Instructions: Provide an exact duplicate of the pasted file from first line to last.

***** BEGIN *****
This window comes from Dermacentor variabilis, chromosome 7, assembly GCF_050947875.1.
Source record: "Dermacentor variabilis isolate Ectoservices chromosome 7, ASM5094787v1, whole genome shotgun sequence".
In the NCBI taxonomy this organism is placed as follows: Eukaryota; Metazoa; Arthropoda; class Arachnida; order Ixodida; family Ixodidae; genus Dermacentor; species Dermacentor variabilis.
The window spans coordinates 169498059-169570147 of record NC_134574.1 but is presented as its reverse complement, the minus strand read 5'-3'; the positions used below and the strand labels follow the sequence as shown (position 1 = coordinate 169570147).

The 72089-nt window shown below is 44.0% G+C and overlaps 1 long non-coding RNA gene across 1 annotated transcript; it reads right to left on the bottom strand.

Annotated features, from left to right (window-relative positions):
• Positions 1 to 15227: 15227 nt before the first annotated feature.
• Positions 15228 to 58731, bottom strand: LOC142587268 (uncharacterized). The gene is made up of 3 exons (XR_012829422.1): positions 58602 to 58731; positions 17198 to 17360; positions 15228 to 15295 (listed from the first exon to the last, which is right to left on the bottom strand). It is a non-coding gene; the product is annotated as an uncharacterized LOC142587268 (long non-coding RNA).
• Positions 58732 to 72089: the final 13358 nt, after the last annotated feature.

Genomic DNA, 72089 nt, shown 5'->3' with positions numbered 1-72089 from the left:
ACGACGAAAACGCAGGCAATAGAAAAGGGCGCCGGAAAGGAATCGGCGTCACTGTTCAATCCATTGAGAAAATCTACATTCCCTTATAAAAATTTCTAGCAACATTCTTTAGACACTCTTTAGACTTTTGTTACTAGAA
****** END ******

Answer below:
This window comes from Dermacentor variabilis, chromosome 7, assembly GCF_050947875.1.
Source record: "Dermacentor variabilis isolate Ectoservices chromosome 7, ASM5094787v1, whole genome shotgun sequence".
In the NCBI taxonomy this organism is placed as follows: Eukaryota; Metazoa; Arthropoda; class Arachnida; order Ixodida; family Ixodidae; genus Dermacentor; species Dermacentor variabilis.
The window spans coordinates 169498059-169570147 of record NC_134574.1 but is presented as its reverse complement, the minus strand read 5'-3'; the positions used below and the strand labels follow the sequence as shown (position 1 = coordinate 169570147).

The 72089-nt window shown below is 44.0% G+C and overlaps 1 long non-coding RNA gene across 1 annotated transcript; it reads right to left on the bottom strand.

Annotated features, from left to right (window-relative positions):
• Positions 1 to 15227: 15227 nt before the first annotated feature.
• Positions 15228 to 58731, bottom strand: LOC142587268 (uncharacterized). The gene is made up of 3 exons (XR_012829422.1): positions 58602 to 58731; positions 17198 to 17360; positions 15228 to 15295 (listed from the first exon to the last, which is right to left on the bottom strand). It is a non-coding gene; the product is annotated as an uncharacterized LOC142587268 (long non-coding RNA).
• Positions 58732 to 72089: the final 13358 nt, after the last annotated feature.

Genomic DNA, 72089 nt, shown 5'->3' with positions numbered 1-72089 from the left:
ACGACGAAAACGCAGGCAATAGAAAAGGGCGCCGGAAAGGAATCGGCGTCACTGTTCAATCCATTGAGAAAATCTACATTCCCTTATAAAAATTTCTAGCAACATTCTTTAGACACTCTTTAGACTTTTGTTACTAGAA